The history of integrated circuits (ICs) started in Bell Labs as early as 1947 when Bardeen and Brattain succeeded in the development of the first point-contact transistor utilizing semiconductor materials.1 The point-contact transistor was not a practical product, since it was hard to fabricate even as a separate device.
In 1951, commercialization began in earnest when the junction transistor was developed by Shockley, and within a decade it was being used in telephone systems, hearing aids, and radios.
Parallel to the invention of the transistor, in 1952, single crystal silicon was grown by Texas Instruments for use in transistors. During the same time, Bell continued in the development of several major components of photolithography, such as oxidation, diffusion, and etching with the use of photomasks, the fundamental tools in today’s IC processing.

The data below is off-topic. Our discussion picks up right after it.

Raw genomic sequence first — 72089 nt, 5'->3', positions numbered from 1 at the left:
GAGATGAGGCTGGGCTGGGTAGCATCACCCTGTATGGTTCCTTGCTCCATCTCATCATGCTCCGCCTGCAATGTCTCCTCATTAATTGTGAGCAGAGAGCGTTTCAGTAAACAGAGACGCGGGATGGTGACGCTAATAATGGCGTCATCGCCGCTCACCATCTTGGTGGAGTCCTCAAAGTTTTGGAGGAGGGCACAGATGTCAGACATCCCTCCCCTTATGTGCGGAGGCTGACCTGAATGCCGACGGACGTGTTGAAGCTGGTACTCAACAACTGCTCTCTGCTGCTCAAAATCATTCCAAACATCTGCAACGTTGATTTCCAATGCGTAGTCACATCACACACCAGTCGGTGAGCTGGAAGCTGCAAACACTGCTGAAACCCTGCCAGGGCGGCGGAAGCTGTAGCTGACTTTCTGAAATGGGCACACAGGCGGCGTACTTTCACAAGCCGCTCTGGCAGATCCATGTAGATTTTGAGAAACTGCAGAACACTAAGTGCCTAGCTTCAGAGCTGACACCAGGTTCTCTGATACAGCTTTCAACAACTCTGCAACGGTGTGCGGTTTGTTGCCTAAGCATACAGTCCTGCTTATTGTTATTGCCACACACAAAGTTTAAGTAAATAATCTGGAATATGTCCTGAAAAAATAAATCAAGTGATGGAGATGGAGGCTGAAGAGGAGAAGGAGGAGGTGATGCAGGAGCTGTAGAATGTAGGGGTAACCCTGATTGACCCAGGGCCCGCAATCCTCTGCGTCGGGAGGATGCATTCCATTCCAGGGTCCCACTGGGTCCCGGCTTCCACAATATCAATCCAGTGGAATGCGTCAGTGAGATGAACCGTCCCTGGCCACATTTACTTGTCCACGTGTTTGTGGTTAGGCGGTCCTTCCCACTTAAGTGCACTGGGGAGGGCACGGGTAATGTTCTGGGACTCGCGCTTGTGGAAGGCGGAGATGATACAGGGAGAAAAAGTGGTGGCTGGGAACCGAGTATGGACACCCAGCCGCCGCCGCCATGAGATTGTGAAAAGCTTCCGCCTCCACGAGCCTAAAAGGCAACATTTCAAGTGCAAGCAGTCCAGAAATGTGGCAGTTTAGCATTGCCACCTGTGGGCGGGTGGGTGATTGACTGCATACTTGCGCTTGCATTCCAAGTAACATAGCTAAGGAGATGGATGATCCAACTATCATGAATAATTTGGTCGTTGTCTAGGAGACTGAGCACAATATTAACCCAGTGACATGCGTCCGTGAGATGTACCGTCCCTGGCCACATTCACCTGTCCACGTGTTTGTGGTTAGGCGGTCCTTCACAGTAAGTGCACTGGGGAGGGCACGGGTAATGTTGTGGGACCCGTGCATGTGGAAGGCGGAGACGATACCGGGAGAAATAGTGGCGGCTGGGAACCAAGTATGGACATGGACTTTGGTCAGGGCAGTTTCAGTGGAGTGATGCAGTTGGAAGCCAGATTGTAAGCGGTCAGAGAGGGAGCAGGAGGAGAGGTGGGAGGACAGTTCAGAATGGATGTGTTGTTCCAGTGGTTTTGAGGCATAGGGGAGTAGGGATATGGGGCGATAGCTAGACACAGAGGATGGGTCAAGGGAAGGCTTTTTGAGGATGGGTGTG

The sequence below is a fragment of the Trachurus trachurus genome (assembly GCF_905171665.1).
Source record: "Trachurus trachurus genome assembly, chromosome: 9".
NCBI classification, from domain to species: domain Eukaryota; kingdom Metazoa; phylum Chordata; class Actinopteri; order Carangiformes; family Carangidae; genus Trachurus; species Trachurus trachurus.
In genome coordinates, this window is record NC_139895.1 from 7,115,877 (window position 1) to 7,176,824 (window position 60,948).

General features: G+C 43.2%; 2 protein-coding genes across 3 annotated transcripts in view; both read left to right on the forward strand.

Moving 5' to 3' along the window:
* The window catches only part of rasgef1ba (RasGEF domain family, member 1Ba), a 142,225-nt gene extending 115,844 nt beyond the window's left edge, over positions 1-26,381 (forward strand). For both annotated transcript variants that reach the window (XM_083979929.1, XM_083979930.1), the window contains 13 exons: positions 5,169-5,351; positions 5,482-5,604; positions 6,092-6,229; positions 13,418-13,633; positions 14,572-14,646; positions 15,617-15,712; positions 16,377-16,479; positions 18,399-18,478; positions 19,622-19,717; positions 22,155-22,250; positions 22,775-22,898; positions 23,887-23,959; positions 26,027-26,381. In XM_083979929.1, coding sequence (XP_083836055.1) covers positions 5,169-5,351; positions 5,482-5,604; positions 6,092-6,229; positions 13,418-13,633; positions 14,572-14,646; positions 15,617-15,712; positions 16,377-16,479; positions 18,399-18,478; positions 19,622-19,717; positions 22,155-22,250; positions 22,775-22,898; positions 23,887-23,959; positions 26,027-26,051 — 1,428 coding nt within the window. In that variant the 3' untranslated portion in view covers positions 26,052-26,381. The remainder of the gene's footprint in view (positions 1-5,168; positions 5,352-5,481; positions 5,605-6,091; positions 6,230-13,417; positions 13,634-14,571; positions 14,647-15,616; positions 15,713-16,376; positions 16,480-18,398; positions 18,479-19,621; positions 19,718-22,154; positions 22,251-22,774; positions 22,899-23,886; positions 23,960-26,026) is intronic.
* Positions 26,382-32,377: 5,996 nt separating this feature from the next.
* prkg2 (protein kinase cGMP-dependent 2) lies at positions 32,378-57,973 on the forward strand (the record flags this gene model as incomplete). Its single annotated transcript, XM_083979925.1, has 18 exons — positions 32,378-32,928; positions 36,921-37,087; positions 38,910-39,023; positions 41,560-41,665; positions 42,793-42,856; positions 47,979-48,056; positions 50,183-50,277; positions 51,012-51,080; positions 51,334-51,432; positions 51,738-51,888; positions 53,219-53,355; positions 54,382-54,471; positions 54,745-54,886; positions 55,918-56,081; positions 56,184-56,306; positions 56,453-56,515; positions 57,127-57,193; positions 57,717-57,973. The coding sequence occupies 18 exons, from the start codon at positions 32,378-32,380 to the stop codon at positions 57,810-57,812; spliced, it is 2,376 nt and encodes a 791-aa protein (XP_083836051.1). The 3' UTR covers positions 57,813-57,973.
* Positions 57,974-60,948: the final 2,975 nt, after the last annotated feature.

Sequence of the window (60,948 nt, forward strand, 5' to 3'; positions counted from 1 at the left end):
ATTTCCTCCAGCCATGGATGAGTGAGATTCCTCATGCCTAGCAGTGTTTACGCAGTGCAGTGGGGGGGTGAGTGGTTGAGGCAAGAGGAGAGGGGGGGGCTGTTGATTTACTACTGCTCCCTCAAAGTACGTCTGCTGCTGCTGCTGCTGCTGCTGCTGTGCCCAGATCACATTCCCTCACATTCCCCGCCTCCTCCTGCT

The development of ICs began when Jack Kilby of Texas Instruments demonstrated a simple IC oscillator in 1958. Kilby’s idea for circuit integration was not immediately successful, since the elements of the oscillator were connected by wire bonding. Later, during 1958–1959, Jean Hoerni and Robert Noyce from Fairchild developed the idea of thin film interconnection. This was accomplished through the development of N and P junctions, silicon dioxide isolation, the etching of holes for contacts to junctions, and the deposition of thin metal films. Finally, during 1960, all the major components of planar photolithography were discovered and the era of integrated circuits had begun.
Online access to SPIE eBooks is limited to subscribing institutions.